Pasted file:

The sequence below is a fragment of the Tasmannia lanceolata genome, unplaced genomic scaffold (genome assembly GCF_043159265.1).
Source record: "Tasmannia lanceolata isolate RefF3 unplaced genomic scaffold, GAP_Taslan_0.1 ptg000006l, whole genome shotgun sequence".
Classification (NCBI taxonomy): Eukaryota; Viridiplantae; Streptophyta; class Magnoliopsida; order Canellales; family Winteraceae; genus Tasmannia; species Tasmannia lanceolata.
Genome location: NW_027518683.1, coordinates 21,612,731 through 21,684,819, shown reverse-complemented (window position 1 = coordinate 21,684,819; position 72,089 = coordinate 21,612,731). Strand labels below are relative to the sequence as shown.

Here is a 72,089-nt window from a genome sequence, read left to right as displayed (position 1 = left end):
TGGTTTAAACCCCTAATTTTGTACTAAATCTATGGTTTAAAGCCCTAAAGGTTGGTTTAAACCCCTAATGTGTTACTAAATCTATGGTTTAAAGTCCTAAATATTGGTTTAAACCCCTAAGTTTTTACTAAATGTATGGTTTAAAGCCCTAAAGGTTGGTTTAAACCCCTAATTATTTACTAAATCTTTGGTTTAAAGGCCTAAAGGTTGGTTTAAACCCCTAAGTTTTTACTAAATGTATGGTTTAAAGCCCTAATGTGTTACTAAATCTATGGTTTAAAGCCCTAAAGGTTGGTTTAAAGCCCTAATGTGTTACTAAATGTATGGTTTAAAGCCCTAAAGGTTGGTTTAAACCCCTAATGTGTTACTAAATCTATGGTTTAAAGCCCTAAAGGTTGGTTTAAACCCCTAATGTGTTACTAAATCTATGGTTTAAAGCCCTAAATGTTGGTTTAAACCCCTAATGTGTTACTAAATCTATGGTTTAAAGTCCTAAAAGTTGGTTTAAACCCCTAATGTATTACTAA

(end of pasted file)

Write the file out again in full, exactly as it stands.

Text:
The sequence below is a fragment of the Tasmannia lanceolata genome, unplaced genomic scaffold (genome assembly GCF_043159265.1).
Source record: "Tasmannia lanceolata isolate RefF3 unplaced genomic scaffold, GAP_Taslan_0.1 ptg000006l, whole genome shotgun sequence".
Classification (NCBI taxonomy): Eukaryota; Viridiplantae; Streptophyta; class Magnoliopsida; order Canellales; family Winteraceae; genus Tasmannia; species Tasmannia lanceolata.
Genome location: NW_027518683.1, coordinates 21,612,731 through 21,684,819, shown reverse-complemented (window position 1 = coordinate 21,684,819; position 72,089 = coordinate 21,612,731). Strand labels below are relative to the sequence as shown.

Here is a 72,089-nt window from a genome sequence, read left to right as displayed (position 1 = left end):
TGGTTTAAACCCCTAATTTTGTACTAAATCTATGGTTTAAAGCCCTAAAGGTTGGTTTAAACCCCTAATGTGTTACTAAATCTATGGTTTAAAGTCCTAAATATTGGTTTAAACCCCTAAGTTTTTACTAAATGTATGGTTTAAAGCCCTAAAGGTTGGTTTAAACCCCTAATTATTTACTAAATCTTTGGTTTAAAGGCCTAAAGGTTGGTTTAAACCCCTAAGTTTTTACTAAATGTATGGTTTAAAGCCCTAATGTGTTACTAAATCTATGGTTTAAAGCCCTAAAGGTTGGTTTAAAGCCCTAATGTGTTACTAAATGTATGGTTTAAAGCCCTAAAGGTTGGTTTAAACCCCTAATGTGTTACTAAATCTATGGTTTAAAGCCCTAAAGGTTGGTTTAAACCCCTAATGTGTTACTAAATCTATGGTTTAAAGCCCTAAATGTTGGTTTAAACCCCTAATGTGTTACTAAATCTATGGTTTAAAGTCCTAAAAGTTGGTTTAAACCCCTAATGTATTACTAA